Mushroom cakes at [pickled fish] (Credit: Adrift Hotel)

Bed-and-breakfast inns on the Long Beach Peninsula

The Peninsula’s beautiful bed-and-breakfast inns welcome the mushroom lover during fall.

1) Boreas Inn

Boreas Inn, the tastefully decorated two-story inn within steps of the ocean, is known for their multi-course gourmet breakfasts. Innkeepers Susie and Bill host a special weekend package for mushroom fans. It includes a two-night stay, a wine dinner at the acclaimed Depot Restaurant and a special five-course brunch with local mushroom expert Veronica Williams. It’s often sold out, so booking a year in advance is recommended.

Boreas Inn breakfast

You can look forward to a multi-course gourmet breakfast every morning at the Boreas Inn (Credit: Boreas Inn)

mushroom hunting on Long Beach Peninsula - Veronica Williams

Author of two mushroom books, mushroom maven Veronica Williams (left) is a whiz at identifying mushrooms (Credit: Boreas Inn)

2) Shelburne Inn

The Shelburne Inn, established as a retreat on the Washington coast for visitors from Portland, Oregon, has operated continuously since 1896. It’s filled with antiques, stained glass windows and friendly people. The Shelburne is a great place to stay while you explore the trails of the Long Beach Peninsula and take in the sea air.

The Inn has a pub and a formal restaurant. My mushroom expert friend and inn co-owner, David, is often found taking meal orders and chatting with guests. He’s the go-to person for mushroom questions there. And don’t forget about their special mushroom dining event.

Shelburne Inn restaurant

The beautiful Shelburne Inn Restaurant (Credit: Shelburne Inn)

3) Charles Nelson Guest House

On the north end of the Peninsula (the length of the whole peninsula is easily driveable in 45 minutes or less) you’ll find the Charles Nelson Guest House. This beautiful bay-side historic home has only three guestrooms (large with baths) and is ideally situated for those who want to explore the trails at Leadbetter Point State Park and visit historic Oysterville. And not to worry – you can still enjoy dining in Long Beach and Seaview as it’s a straight shot into town, taking less than a half hour.

Ginger, co-owner of Charles Nelson Guest House, is known for her farm-to-table breakfasts. She sources eggs from her chicken coop and serves Willapa Bay oysters on request. Two of her rooms have Willapa Bay views, so you know exactly where your oysters come from.

Charles Nelson Guesthouse

The historic Charles Nelson Guest House is located at the tip of the Long Beach Peninsula, near prime mushroom hunting grounds (Credit: Elizabeth R. Rose)

Mushroom recipes from the Long Beach Peninsula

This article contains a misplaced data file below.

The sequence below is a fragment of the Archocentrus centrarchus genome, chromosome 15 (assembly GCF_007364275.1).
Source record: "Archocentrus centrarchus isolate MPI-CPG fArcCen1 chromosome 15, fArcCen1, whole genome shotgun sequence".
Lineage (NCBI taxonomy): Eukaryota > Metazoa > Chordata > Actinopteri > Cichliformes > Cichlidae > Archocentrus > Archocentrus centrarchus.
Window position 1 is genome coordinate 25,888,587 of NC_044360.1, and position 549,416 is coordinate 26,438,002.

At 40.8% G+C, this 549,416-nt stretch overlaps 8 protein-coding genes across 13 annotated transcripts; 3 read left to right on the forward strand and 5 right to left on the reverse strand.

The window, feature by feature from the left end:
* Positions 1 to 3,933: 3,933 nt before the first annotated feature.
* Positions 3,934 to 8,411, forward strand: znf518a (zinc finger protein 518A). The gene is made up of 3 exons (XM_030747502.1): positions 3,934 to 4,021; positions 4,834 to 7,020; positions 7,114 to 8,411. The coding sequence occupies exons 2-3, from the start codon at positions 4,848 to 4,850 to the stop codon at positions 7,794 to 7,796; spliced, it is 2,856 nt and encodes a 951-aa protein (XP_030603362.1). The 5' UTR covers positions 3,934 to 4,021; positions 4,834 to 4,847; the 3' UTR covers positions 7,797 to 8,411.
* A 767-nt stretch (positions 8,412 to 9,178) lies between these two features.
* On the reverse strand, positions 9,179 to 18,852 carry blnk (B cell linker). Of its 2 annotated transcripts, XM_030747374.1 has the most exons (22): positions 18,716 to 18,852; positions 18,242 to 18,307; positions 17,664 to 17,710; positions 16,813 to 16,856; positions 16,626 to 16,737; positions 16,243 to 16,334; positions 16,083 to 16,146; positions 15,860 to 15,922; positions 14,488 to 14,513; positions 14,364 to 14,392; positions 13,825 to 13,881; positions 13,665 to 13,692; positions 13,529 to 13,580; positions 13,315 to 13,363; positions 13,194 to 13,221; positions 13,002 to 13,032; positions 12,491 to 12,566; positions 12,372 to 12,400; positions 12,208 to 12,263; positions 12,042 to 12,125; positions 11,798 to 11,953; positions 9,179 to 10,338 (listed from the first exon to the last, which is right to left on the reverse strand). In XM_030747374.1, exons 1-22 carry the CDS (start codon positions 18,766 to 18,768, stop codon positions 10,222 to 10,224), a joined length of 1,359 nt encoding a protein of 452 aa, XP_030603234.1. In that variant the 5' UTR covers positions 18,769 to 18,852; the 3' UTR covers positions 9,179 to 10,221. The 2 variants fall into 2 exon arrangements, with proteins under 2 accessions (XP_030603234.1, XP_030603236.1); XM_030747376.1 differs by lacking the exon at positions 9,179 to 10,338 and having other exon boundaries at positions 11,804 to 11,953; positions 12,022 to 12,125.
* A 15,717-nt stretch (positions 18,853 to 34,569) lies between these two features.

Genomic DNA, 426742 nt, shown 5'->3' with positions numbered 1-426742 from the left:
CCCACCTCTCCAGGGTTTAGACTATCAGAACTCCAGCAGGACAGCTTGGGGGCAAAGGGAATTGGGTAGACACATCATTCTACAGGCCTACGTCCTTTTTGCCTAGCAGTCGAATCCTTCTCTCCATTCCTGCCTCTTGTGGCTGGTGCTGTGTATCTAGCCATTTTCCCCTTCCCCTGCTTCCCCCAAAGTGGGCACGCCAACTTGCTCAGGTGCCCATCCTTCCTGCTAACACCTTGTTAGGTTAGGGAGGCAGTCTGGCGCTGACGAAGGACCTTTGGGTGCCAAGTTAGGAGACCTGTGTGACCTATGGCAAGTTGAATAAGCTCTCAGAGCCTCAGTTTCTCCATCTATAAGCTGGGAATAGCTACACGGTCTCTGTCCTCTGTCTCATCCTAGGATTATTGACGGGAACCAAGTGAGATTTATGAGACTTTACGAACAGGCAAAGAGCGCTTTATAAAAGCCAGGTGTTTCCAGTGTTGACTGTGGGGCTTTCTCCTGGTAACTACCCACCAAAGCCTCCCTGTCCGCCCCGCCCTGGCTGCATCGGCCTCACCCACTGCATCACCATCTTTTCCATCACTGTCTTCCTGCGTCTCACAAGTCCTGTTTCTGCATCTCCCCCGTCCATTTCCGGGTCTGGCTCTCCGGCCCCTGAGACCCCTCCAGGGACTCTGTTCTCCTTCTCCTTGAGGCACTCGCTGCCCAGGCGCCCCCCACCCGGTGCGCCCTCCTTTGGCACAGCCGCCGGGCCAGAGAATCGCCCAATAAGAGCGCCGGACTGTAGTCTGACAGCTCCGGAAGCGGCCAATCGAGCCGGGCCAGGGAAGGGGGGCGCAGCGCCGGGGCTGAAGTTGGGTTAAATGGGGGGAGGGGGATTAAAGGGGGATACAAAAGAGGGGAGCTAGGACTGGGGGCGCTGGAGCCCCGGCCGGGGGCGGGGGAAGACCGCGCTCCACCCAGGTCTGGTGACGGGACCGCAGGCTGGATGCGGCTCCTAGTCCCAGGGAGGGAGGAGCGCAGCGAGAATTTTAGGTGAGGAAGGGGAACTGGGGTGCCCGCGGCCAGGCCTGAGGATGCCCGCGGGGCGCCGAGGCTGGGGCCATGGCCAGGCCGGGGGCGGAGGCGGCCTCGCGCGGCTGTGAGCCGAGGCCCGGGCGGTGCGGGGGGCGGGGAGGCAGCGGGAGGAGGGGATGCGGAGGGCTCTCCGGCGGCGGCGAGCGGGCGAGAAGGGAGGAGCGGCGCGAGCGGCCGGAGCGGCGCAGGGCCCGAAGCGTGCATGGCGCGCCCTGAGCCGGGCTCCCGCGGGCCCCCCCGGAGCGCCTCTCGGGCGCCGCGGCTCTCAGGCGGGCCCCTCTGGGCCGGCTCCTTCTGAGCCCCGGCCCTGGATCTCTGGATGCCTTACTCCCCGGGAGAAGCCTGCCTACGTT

Sometimes, no matter how much you might want to visit, you can’t. We gave you the Eggplant Parmesan recipe from the fabulous Don Alfonso cooking school in Italy. Here now are three Long Beach mushroom recipes to try:


What’s appealing to the over-50 luxury traveler?

  • Fall and winter on the Long Beach Peninsula are opportunities for storm-watching.
  • Paved and wooded trails provide options for light hikers as well as those wanting a challenge.
  • The Long Beach Peninsula is rural but is home to some world-class chefs who go all out during the Mushroom Celebration.

Take note

  • Reservations are needed for special mushroom dinner events.
  • Bring waterproof gear for mushroom hunting on Long Beach Peninsula and other outdoor activities.
  • Mushroom foraging should only be done by those in the know or by tagging along with a local expert. Some mushrooms are poisonous.
Cape Disappointment

Fall and winter are good for storm watching on the Long Beach Peninsula of Washington (Credit: Long Beach Peninsula Visitors Bureau)


IF YOU GO

  • The Long Beach Peninsula of Washington is just a short driving distance from the Portland and Seattle areas. The Peninsula lies 20 miles north of historic Astoria, Oregon, across the Astoria-Megler Bridge. No matter which route you take, the drive to the Long Beach Peninsula is beautiful. For more information see the Long Beach Peninsula Visitors Center website.
  • The annual Wild Mushroom Celebration is a six-week event featuring mushroom-hunting hikes with experts, mushroom-inspired menus at local restaurants and lodging packages at lodges, inns and vacation rentals. The 2017 celebration runs from October 1 to November 15.


Disclosure:

As is common in the travel industry, the author’s meals and accommodations were subsidized for the purpose of review.


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Mushroom hunting on Long Beach Peninsula